Clustering: Hierarchical and K-Means in R on Hofstede Cultural Patterns


What follows is an exploration of clustering, via hierarchies and K-Means, using the Hofstede patterns data, available from my Public folder.

For a deeper understanding of clustering and the various related techniques I suggest the following:

Load Data

 # load data  
 Hofstede.df.preclean <- read.csv("HofstedePatterns.csv", na.strings = c("", "NA"))  

 # remove NULLs  
 Hofstede.df.preclean <- na.omit(Hofstede.df.preclean)  
 Hofstede.df <- Hofstede.df.preclean  

Hierarchical Clustering

Run hclust, Generate Dendrogram

The first attempt is the simplest analysis using the dist() and hclust() functions to generate a hierarchy of grouped data. The cluster size is derived from a reading of the dendrogram, although there are automated ways of selecting the cluster number, shown further along in this demo..

 Hofstede.dist <- dist(Hofstede.df, method = "euclidean")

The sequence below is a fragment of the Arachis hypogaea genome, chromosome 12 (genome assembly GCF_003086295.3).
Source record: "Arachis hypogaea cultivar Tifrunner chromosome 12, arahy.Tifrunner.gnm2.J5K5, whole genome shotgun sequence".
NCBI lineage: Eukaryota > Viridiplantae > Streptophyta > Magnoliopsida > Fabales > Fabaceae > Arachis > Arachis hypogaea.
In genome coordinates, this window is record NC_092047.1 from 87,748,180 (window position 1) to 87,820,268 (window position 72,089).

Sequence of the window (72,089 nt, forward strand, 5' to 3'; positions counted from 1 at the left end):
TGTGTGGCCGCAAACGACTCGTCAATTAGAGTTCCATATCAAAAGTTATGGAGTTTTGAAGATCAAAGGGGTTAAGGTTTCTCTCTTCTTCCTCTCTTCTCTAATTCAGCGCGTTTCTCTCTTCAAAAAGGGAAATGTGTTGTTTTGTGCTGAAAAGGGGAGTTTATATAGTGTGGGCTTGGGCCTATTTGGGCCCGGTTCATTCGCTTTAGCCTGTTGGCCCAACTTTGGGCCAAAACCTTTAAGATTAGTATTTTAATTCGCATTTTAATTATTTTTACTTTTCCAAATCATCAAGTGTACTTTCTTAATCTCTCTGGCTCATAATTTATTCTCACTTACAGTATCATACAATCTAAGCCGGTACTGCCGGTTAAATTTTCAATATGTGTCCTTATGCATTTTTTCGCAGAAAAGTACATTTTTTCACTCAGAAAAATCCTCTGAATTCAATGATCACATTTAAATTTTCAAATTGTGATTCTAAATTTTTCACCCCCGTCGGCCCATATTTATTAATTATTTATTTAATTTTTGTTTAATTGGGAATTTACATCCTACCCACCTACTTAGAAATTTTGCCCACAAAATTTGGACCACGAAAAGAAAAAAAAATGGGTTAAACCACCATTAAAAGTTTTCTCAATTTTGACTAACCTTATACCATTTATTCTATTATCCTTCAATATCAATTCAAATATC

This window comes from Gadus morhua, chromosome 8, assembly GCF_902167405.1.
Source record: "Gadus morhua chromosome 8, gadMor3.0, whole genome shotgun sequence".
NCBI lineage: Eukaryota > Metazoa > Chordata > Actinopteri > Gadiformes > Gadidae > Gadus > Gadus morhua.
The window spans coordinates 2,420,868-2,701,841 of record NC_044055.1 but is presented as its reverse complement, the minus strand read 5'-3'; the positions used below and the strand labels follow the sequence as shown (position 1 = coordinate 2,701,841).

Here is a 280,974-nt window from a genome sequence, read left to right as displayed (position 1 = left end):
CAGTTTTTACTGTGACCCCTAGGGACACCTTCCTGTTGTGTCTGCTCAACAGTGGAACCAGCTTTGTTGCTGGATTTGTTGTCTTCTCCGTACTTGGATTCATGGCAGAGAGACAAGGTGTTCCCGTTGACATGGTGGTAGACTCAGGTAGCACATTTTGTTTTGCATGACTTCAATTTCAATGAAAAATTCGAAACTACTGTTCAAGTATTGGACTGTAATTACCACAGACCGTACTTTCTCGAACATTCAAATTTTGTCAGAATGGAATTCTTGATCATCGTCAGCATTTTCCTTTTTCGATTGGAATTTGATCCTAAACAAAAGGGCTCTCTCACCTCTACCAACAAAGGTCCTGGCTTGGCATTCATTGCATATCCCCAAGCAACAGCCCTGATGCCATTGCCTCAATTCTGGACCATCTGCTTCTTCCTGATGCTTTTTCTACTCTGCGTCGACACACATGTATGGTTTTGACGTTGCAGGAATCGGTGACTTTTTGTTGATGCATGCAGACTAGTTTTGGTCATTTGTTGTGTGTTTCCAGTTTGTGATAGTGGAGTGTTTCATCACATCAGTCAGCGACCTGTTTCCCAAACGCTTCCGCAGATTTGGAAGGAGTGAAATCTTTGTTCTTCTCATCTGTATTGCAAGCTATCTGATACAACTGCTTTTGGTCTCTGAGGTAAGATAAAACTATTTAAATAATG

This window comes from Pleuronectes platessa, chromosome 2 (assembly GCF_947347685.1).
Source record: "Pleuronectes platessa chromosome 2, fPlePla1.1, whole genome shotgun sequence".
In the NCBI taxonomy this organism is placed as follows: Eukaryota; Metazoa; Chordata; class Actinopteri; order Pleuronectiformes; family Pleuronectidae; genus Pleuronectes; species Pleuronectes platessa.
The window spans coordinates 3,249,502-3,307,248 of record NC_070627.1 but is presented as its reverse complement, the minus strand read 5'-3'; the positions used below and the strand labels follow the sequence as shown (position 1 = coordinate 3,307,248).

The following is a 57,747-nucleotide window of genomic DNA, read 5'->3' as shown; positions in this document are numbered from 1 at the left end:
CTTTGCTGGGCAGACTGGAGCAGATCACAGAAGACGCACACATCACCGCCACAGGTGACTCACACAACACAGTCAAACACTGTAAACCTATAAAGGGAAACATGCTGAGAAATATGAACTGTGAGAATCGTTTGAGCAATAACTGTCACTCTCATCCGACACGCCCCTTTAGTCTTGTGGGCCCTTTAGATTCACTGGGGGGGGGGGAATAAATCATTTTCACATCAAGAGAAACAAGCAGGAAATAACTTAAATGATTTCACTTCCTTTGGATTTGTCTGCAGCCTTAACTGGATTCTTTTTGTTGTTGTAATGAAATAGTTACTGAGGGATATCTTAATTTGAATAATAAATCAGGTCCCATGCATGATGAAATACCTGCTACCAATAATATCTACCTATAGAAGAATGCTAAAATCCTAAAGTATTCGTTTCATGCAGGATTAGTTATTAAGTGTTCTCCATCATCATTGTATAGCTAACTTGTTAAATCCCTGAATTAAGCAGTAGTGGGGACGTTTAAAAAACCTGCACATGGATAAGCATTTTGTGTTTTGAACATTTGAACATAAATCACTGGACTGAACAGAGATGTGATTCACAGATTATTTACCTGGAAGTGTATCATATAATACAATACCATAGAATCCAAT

Hofstede.hClustModel <- hclust(Hofstede.dist, method = "ward.D2")  
 hClust.plot <- plot(Hofstede.hClustModel)  

Select the Number of Cuts

You can asses the diagram visually, noting the heights and decide the clustering. In this case I've chosen 10 clusters, which the code overlays on the dendrogram.

 Hofstede.dist <- dist(Hofstede.df, method = "euclidean")  
 Hofstede.hClustModel <- hclust(Hofstede.dist, method = "ward.D2")  
 hClust.plot <- plot(Hofstede.hClustModel)  
 kClusters <- 10  
 Hofstede.hClustModel.groups <- cutree(Hofstede.hClustModel, k = kClusters)  
 rect.hclust(Hofstede.hClustModel, k = kClusters, border = "red")